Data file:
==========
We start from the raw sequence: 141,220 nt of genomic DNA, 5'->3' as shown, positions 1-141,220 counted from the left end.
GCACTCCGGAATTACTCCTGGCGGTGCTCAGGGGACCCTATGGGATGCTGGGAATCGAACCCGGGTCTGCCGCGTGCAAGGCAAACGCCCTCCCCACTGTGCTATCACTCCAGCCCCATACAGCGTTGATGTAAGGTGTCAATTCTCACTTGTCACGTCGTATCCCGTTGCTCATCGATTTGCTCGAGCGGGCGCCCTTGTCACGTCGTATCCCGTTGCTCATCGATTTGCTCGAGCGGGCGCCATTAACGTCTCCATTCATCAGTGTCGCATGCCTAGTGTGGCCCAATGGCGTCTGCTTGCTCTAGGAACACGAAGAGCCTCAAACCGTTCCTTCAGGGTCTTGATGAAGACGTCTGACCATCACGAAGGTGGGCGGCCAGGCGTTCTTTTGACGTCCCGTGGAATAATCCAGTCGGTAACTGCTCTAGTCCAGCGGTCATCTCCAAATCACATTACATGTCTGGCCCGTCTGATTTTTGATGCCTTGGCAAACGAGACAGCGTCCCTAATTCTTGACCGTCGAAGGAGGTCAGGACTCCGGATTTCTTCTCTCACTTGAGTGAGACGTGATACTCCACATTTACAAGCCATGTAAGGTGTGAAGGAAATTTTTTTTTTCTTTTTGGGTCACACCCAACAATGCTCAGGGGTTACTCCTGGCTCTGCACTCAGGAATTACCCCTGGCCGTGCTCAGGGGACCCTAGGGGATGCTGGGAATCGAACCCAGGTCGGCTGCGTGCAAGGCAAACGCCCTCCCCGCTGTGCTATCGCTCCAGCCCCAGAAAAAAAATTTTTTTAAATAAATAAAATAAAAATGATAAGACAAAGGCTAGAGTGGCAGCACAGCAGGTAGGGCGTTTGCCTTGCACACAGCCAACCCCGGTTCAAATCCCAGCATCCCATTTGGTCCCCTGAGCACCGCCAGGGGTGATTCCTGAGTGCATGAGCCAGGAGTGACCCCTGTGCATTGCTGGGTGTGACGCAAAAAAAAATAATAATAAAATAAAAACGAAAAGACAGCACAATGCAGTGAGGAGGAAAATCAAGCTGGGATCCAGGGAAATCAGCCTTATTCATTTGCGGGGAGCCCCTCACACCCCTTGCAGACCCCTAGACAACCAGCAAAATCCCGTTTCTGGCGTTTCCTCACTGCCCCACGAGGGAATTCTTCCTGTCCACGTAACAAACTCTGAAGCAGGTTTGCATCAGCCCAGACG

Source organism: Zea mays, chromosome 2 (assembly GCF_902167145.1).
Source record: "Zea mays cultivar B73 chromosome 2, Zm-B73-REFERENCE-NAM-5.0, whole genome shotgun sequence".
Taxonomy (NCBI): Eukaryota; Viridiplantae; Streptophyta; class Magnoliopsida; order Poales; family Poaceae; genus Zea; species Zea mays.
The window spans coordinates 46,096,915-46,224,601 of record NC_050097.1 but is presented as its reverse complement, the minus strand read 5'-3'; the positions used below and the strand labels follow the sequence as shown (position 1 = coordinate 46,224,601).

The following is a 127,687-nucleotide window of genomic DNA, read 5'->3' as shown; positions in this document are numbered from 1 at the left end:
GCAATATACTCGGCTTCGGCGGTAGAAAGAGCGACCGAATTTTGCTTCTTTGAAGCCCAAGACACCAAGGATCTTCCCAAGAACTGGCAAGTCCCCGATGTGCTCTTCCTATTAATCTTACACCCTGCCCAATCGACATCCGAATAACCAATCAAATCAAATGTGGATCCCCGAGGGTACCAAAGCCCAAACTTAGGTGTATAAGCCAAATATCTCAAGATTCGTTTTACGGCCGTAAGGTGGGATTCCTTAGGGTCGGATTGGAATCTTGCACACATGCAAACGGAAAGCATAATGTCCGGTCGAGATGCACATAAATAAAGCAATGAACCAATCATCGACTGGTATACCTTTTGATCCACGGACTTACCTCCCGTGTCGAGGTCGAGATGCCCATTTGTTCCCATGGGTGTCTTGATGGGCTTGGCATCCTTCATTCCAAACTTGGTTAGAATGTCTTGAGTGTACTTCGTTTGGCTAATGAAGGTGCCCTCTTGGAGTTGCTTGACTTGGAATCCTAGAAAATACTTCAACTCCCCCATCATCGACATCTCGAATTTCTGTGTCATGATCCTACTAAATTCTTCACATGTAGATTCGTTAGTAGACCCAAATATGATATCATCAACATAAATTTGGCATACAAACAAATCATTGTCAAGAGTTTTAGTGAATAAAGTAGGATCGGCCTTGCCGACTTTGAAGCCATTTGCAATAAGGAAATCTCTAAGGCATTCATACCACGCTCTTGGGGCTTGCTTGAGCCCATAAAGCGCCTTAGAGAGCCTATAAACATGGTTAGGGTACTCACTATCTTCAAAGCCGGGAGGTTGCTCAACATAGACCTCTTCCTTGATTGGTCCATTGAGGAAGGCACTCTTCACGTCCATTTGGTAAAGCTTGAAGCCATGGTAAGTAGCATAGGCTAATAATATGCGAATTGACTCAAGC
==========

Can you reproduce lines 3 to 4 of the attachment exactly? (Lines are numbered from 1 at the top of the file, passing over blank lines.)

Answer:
Source organism: Zea mays, chromosome 2 (assembly GCF_902167145.1).
Source record: "Zea mays cultivar B73 chromosome 2, Zm-B73-REFERENCE-NAM-5.0, whole genome shotgun sequence".